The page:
Study reveals high-risk medications and safer alternatives in Australia


A groundbreaking study has unveiled a list of 16 potentially dangerous medications used in Australian healthcare, along with their safer alternatives.

Led by Dr Kate Wang from RMIT University’s School of Health and Biomedical Sciences, the research addresses the risks associated with ‘potentially inappropriate medicines’ (PIMs) and aims to enhance medication management and safety practices.

Dr Wang said PIMs lists help clinicians identify medications with higher risks of negative clinical outcomes, including hospitalisation and death, emphasising the importance of having an up-to-date resource tailored to the Australian healthcare setting.

These lists are particularly crucial for older adults, who often require multiple medications to manage their condition. Between 20% to 70% of older individuals are prescribed at least one PIM, contributing significantly to medication-related adverse effects and unplanned hospital admissions.

The study, conducted with input from a multidisciplinary panel of 33 clinicians and researchers, evaluated 130 medications or medication classes commonly associated with PIMs internationally. The research team identified gaps in existing lists and developed Australia’s first comprehensive list of high-risk medications and potential alternatives.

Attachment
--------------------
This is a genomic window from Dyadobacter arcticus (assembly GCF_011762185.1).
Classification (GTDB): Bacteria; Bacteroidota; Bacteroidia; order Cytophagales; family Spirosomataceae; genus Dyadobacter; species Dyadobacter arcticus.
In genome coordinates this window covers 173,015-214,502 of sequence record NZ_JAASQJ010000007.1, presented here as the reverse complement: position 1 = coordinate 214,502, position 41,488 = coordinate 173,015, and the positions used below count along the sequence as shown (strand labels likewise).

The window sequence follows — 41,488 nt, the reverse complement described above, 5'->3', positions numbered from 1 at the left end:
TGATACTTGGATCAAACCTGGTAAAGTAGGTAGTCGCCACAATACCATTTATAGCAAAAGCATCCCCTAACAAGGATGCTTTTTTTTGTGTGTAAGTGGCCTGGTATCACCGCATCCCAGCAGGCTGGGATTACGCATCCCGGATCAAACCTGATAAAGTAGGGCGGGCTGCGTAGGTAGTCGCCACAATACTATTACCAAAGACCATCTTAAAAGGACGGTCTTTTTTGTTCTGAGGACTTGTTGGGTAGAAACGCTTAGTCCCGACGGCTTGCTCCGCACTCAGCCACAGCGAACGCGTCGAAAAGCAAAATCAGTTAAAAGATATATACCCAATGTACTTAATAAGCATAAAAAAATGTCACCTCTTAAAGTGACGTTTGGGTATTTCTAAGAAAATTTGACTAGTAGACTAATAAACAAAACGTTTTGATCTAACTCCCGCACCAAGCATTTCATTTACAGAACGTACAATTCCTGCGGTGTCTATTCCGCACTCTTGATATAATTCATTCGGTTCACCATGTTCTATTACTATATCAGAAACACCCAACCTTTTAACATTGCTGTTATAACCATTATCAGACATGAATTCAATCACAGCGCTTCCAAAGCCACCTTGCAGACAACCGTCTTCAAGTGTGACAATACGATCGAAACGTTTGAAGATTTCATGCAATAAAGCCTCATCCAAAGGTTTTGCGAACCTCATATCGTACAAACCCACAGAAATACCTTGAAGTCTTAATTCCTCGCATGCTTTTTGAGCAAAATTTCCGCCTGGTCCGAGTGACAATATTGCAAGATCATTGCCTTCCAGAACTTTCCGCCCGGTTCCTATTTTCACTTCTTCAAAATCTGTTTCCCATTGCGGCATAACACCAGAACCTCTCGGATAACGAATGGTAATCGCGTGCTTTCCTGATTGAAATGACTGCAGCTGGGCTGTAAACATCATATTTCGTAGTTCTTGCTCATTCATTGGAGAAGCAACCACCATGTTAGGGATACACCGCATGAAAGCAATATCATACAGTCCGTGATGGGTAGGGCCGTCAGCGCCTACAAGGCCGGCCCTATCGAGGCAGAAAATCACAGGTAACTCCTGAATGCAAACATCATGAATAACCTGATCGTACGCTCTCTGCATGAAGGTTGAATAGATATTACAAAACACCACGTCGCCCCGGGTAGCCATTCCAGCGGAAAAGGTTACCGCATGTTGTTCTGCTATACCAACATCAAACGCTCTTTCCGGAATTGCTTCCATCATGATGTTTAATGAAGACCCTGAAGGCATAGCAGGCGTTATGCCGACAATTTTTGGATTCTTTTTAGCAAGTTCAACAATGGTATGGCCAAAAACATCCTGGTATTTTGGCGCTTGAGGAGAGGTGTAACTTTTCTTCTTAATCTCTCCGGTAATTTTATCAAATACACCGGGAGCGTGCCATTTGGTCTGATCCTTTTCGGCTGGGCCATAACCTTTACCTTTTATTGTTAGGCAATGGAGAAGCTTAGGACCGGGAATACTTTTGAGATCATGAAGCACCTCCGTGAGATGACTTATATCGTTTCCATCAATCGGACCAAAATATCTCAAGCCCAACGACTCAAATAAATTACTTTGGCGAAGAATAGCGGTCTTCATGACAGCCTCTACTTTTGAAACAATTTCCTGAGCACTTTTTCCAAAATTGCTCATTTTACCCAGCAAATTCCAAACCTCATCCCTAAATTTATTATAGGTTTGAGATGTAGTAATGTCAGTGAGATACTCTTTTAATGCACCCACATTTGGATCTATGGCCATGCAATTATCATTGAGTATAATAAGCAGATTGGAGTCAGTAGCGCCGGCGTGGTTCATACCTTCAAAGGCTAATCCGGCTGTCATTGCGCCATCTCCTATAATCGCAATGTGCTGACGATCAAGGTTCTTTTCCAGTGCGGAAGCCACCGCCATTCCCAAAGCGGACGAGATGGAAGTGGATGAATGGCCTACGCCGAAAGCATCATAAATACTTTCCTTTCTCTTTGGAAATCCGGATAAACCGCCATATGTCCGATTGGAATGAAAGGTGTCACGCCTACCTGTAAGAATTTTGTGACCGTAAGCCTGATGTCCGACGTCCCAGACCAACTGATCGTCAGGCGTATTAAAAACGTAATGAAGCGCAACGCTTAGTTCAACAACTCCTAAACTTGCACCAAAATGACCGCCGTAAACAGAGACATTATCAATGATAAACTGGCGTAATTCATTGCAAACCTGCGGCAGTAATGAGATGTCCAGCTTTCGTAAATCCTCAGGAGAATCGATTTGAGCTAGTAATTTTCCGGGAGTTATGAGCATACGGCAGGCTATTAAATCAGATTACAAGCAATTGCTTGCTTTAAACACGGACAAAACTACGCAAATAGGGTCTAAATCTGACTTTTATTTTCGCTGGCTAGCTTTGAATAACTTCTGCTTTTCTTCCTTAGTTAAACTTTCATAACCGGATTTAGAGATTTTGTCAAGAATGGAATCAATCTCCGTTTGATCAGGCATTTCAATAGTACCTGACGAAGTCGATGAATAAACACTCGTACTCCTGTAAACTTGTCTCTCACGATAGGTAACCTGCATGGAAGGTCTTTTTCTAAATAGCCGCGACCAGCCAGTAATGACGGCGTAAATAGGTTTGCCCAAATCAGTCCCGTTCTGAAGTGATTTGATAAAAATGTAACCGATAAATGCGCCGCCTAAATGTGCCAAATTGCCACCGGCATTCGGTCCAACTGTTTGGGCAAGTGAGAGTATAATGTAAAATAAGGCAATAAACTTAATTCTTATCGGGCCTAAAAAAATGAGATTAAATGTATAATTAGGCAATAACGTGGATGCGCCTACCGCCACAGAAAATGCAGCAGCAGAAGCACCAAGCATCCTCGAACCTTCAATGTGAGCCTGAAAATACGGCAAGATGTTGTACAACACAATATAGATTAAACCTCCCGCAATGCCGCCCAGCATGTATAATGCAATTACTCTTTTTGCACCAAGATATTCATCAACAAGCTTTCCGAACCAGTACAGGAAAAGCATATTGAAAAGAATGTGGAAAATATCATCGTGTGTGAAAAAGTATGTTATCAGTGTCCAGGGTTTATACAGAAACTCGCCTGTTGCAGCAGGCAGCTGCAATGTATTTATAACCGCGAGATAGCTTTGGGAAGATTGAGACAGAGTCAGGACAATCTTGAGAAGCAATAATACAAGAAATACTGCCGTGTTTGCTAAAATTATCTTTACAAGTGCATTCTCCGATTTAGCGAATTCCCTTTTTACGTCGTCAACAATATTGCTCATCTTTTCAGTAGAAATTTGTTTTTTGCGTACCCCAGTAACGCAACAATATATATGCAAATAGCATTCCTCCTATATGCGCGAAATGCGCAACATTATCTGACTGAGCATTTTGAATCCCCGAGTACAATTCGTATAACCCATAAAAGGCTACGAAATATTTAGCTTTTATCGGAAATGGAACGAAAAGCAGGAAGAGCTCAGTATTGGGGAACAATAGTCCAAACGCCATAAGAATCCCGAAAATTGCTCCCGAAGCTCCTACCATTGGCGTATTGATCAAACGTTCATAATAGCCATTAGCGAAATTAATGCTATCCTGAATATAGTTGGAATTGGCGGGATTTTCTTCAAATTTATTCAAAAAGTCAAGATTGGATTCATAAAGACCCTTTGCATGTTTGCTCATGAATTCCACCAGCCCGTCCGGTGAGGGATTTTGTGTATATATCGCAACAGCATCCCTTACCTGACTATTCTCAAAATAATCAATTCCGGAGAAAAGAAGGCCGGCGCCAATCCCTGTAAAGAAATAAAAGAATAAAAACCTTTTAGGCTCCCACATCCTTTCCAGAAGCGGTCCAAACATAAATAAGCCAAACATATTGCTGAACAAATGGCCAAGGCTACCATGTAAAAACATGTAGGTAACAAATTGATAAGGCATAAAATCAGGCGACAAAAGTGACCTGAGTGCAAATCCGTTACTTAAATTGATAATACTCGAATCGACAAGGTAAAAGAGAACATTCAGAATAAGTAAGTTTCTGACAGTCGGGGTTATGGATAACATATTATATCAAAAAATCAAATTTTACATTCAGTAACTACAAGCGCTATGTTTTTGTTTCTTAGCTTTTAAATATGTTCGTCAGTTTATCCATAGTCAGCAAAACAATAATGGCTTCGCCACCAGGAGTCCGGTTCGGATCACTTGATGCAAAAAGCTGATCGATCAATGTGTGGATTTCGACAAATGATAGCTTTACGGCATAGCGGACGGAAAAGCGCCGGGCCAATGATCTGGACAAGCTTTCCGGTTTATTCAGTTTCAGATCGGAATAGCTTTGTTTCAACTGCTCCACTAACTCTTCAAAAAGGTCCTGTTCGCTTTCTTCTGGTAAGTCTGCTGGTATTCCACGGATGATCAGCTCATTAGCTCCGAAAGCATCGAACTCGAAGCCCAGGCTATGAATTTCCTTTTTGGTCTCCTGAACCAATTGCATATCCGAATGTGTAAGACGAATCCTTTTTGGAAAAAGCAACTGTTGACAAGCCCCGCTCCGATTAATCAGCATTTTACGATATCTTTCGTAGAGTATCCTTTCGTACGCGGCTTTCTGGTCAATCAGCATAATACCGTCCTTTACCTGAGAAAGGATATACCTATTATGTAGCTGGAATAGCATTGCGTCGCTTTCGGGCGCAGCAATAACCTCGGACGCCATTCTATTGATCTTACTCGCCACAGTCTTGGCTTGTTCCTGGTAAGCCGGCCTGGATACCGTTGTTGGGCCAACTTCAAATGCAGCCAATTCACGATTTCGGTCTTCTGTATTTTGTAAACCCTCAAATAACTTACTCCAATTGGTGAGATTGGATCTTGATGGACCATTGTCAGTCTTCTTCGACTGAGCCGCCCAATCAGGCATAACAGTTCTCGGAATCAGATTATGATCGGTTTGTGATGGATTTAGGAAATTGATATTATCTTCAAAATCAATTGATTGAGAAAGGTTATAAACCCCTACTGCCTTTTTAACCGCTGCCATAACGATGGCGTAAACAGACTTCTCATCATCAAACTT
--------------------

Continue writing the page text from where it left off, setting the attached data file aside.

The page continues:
Australia’s existing PIMs list was developed 15 years ago, and there have been many changes to medications available since then.

“We found that the lists in other countries were only partially applicable in Australia due to differences in medication availability, what clinicians tend to prescribe, clinical practice guidelines and the healthcare system,” Dr Wang said.

“Furthermore, no Australian lists to date have made recommendations for potentially safer alternatives.”

The newly developed list offers insights into safer alternatives for commonly prescribed medications such as ibuprofen, lorazepam and codeine. However, Dr. Wang stressed the importance of individualised medication reviews and clinical considerations.

Dr Wang said there was no replacement for regular, individualised medication reviews – particularly for older people who may be taking medications included in the PIMs list.

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